Timing of reproduction and association with environmental factors in free-roaming female dogs in southern India

Helen Fielding, A.D. Gibson, L. Gamble, Karlette A Fernandes, Ilona Airikkala-Otter, Ian Handel, Mark Bronsvoort, Richard Mellanby, Stella Mazeri

Research output: Contribution to journalArticlepeer-review

Abstract / Description of output

Annual peaks in reproductive activity have been identified in multiple domestic dog populations. However, there is little evidence to describe how these peaks may be associated with environmental factors such as daylength, which plays a well-established role in breeding patterns of seasonally-reproductive species.
Data were collected from 20162020 during 7,743 and 4,681 neuter surgeries on adult female unowned free-roaming dogs in veterinary clinics in Goa and Tamil Nadu respectively. Temperature, precipitation, relative humidity, and daylength data were gathered for time periods preceding the neuter surgery that may have influenced the likelihood of pregnancy (potential influence periods). A multivariable generalised additive model was used to assess the relationship between these factors and pregnancy.
The prevalence of pregnancy varied by month in both locations indicating seasonality of reproduction in these groups. The annual pattern was more distinct in Goa with a peak in pregnancies between September and December. In Goa, decreasing daylength was associated with a higher probability of pregnancy (p = 0.040). Decreasing temperature was associated with decreasing probability of pregnancy in the Nilgiris (p = 0.034). Bitches had a median of 6 foetuses, with no evidence of seasonal variation.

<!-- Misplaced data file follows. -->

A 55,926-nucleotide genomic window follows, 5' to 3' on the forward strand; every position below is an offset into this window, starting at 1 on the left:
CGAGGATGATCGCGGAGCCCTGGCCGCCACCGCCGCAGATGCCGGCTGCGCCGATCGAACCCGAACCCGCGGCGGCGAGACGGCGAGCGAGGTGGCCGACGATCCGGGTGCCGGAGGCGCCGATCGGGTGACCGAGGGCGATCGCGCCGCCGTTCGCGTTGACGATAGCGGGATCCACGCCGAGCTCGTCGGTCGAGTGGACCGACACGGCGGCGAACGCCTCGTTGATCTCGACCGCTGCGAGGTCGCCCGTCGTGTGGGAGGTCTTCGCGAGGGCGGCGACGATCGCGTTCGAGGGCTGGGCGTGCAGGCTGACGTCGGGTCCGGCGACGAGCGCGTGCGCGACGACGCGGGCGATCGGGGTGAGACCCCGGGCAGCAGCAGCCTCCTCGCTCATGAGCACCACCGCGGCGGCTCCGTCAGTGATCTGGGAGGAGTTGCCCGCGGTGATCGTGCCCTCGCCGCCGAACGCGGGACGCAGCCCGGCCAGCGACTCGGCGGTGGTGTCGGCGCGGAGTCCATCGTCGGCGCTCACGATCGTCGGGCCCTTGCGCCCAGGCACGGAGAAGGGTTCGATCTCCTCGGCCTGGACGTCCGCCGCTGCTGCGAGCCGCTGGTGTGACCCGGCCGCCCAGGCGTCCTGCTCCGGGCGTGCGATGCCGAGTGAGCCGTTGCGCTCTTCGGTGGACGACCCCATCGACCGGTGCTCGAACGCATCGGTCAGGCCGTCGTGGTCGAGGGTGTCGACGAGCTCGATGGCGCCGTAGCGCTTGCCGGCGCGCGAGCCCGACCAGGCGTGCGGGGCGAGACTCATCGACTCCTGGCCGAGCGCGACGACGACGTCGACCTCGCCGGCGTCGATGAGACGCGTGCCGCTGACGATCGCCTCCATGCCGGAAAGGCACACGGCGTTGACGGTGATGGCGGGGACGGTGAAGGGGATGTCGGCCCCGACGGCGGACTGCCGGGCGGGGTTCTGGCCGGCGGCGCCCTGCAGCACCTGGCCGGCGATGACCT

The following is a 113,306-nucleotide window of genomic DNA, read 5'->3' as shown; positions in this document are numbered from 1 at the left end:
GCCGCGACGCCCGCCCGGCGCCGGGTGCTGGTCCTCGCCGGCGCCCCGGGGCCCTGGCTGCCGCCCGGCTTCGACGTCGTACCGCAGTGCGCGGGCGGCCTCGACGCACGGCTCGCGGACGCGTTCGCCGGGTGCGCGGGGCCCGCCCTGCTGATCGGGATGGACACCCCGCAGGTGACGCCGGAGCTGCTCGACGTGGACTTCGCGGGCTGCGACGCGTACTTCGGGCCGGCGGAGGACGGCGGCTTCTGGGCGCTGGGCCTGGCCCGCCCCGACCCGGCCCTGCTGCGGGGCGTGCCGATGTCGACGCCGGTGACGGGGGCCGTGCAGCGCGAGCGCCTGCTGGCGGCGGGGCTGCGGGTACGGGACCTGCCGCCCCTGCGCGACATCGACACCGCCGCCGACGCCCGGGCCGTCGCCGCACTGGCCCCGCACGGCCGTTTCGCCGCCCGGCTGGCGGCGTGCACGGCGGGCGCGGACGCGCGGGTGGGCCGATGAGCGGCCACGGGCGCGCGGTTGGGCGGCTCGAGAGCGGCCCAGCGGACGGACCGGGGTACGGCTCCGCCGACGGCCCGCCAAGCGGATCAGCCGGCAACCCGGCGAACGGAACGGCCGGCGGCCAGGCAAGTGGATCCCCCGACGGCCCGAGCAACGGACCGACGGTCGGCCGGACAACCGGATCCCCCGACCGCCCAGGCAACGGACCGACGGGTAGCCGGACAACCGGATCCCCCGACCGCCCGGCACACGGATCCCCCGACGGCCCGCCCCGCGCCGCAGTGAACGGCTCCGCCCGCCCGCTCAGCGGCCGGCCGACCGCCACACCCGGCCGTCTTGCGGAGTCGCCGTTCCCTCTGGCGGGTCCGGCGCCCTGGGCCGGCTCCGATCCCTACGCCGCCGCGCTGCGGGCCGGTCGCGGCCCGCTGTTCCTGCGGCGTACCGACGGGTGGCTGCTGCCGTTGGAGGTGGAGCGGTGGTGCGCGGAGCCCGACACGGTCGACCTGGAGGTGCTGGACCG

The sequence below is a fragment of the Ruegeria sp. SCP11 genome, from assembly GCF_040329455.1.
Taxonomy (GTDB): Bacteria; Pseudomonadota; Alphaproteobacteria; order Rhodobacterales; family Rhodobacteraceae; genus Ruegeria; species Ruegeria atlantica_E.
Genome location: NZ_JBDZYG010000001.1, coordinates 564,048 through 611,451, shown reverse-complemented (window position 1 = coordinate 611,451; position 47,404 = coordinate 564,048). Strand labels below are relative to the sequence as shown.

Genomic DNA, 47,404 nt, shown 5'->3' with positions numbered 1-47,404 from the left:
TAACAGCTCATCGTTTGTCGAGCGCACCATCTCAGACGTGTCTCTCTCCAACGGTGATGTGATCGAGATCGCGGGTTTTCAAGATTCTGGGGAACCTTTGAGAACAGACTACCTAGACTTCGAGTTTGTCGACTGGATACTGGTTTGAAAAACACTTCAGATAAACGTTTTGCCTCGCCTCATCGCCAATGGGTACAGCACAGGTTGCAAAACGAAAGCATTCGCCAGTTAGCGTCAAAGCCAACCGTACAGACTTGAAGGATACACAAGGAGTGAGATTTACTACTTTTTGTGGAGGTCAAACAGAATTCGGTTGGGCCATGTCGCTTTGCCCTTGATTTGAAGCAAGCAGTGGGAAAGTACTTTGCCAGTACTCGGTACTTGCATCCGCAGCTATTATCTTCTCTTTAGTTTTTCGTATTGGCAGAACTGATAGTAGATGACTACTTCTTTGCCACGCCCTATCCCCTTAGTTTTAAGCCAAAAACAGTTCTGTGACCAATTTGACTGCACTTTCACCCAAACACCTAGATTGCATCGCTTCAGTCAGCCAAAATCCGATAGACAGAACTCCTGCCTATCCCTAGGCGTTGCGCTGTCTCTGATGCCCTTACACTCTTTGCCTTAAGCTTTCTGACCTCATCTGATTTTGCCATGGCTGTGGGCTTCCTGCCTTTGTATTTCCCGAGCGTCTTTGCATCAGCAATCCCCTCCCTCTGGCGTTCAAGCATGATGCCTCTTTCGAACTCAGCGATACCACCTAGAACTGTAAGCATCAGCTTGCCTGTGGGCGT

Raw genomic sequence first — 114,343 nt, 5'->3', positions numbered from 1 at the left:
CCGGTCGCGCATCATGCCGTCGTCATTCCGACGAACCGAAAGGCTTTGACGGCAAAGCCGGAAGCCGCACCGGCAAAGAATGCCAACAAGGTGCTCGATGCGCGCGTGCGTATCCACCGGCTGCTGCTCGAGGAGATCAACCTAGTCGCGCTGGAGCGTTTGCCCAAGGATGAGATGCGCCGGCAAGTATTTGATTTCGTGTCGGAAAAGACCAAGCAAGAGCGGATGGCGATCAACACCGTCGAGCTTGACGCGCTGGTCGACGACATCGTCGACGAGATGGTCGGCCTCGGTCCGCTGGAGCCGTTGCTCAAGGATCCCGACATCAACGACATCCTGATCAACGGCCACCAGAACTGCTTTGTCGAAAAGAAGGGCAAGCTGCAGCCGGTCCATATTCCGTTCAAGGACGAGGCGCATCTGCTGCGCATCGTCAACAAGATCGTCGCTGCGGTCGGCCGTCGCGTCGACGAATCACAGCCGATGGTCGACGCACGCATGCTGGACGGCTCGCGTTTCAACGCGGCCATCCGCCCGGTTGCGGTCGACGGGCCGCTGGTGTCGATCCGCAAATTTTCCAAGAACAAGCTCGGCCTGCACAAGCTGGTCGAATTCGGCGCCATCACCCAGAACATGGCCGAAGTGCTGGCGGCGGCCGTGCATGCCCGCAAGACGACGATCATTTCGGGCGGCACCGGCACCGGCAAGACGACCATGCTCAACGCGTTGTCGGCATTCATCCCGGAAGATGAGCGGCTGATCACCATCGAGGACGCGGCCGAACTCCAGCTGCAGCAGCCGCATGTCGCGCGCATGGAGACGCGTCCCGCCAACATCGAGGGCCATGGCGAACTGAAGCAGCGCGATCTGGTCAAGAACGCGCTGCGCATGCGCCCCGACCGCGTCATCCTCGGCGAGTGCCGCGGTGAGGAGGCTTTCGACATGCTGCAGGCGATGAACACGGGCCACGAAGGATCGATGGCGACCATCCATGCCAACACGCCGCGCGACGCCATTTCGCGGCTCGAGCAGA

Environmental factors were associated with patterns of pregnancy in free-roaming dogs, however statistically-significant factors varied by geographical location. Establishing local seasonal patterns of breeding in free-roaming dogs and assessing their relationship with environmental influences is recommended to facilitate effective and efficient population management strategies, which aim to reduce conflict between human and free-roaming dog populations.
Original languageEnglish
JournalPreventive Veterinary Medicine
Early online date29 Dec 2020
Publication statusE-pub ahead of print - 29 Dec 2020


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